Simone Bertoli, Vianney Dequiedt, Yves Zenou, 18 December 2015

The recent inflows of refugees and migrants to Europe have raised new questions about how migration policies should be designed. Migrant-recipient countries are concerned not just with the number of migrants arriving, but also with their ‘quality’. This column argues that policies that screen migrants based on observable characteristics can have a detrimental effect on the quality of migrants (measured by their income). Such policies might thus fail to improve immigrants’ labour market outcomes at their destination.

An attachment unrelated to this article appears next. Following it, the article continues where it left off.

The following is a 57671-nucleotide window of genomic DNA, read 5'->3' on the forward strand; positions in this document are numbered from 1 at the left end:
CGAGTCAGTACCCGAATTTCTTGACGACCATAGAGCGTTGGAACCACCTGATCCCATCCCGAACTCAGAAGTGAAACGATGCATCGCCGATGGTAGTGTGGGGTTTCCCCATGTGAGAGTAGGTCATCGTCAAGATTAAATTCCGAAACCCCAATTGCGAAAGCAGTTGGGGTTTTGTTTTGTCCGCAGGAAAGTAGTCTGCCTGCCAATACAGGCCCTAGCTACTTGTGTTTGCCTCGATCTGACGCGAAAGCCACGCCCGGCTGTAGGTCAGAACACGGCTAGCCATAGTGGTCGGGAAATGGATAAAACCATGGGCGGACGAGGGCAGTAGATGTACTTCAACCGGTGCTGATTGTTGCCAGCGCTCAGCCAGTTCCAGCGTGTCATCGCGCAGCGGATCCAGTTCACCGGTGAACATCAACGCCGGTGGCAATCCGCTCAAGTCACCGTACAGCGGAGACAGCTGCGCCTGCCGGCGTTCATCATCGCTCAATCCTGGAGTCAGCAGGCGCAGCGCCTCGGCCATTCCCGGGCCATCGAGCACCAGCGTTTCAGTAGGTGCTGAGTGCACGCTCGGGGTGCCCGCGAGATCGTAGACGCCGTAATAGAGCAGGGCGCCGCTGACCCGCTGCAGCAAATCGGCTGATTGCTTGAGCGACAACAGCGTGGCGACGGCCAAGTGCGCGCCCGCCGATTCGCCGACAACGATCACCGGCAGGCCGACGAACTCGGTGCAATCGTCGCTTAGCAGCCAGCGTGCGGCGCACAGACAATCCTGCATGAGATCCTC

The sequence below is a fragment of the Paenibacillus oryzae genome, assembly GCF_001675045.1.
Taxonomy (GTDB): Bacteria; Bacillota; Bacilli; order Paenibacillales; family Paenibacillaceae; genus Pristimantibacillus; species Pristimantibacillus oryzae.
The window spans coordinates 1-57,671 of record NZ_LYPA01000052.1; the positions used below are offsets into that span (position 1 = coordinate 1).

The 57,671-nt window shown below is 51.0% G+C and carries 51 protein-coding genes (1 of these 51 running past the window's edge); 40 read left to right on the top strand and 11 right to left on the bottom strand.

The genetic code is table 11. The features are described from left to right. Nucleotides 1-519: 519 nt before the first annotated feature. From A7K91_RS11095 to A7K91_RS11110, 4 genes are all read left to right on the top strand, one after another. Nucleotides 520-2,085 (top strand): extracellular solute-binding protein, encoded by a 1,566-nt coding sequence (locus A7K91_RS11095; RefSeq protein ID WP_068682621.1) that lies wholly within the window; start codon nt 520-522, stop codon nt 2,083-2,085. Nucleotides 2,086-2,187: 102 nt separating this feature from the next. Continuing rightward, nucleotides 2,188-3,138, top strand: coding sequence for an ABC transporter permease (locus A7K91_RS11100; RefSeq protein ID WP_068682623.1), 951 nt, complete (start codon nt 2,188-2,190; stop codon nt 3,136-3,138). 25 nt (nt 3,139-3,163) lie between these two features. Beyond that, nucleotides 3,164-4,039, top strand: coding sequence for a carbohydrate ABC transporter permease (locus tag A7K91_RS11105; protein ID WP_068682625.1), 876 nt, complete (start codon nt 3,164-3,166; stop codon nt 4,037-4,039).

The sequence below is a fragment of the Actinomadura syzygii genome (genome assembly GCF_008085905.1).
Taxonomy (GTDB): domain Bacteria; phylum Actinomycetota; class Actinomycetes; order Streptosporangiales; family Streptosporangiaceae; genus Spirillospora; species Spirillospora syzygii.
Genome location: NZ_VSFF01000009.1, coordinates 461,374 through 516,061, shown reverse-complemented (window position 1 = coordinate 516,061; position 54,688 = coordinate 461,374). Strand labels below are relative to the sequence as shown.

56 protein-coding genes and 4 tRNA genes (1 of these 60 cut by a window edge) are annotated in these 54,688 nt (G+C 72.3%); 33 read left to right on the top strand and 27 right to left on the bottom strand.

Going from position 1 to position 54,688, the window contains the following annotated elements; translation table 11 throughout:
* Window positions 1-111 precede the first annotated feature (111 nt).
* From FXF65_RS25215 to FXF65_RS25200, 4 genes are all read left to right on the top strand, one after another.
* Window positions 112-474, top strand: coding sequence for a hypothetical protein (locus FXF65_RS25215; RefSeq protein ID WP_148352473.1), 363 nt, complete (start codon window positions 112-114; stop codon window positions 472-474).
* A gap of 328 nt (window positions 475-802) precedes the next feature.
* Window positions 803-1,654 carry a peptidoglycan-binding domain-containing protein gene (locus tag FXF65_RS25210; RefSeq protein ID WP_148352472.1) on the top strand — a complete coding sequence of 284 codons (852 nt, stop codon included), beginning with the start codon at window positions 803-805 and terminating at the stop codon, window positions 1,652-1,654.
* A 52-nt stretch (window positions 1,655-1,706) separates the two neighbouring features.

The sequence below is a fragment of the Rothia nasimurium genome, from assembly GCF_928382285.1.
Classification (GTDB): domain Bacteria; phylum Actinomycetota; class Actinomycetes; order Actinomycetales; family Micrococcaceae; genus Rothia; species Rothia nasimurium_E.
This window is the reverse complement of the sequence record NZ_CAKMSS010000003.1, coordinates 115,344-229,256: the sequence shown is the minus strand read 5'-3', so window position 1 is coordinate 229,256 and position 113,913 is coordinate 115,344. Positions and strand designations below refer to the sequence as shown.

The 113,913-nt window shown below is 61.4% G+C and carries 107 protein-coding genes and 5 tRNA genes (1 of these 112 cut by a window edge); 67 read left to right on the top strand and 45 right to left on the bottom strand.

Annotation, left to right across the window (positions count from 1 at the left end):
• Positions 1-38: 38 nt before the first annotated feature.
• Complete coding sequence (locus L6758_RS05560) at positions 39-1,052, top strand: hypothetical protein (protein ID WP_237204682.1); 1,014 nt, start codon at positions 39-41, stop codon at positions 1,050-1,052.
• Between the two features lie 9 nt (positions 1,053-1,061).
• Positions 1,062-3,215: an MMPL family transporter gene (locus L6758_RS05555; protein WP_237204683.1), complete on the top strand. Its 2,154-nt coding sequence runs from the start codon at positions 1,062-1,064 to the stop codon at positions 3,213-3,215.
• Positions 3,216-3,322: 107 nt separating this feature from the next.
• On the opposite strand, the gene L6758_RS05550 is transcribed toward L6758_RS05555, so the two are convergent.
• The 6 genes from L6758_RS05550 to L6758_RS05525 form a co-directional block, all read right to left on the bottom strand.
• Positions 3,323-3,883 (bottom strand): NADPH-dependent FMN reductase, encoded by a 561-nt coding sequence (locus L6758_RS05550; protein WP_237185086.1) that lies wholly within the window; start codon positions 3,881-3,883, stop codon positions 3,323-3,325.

Mathias Czaika, Christopher Parsons, 07 June 2015

Immigration policies can potentially attract and select high-skilled workers. This column provides a new assessment of the effectiveness of migration policies. Points-based (or supply-based) systems increase both the absolute numbers of high-skill migrants and the skill composition of international labour flows. Conversely, demand-driven systems – usually based on the principle of job contingency – are shown to have a rather small, even negative effect.


CEPR Policy Research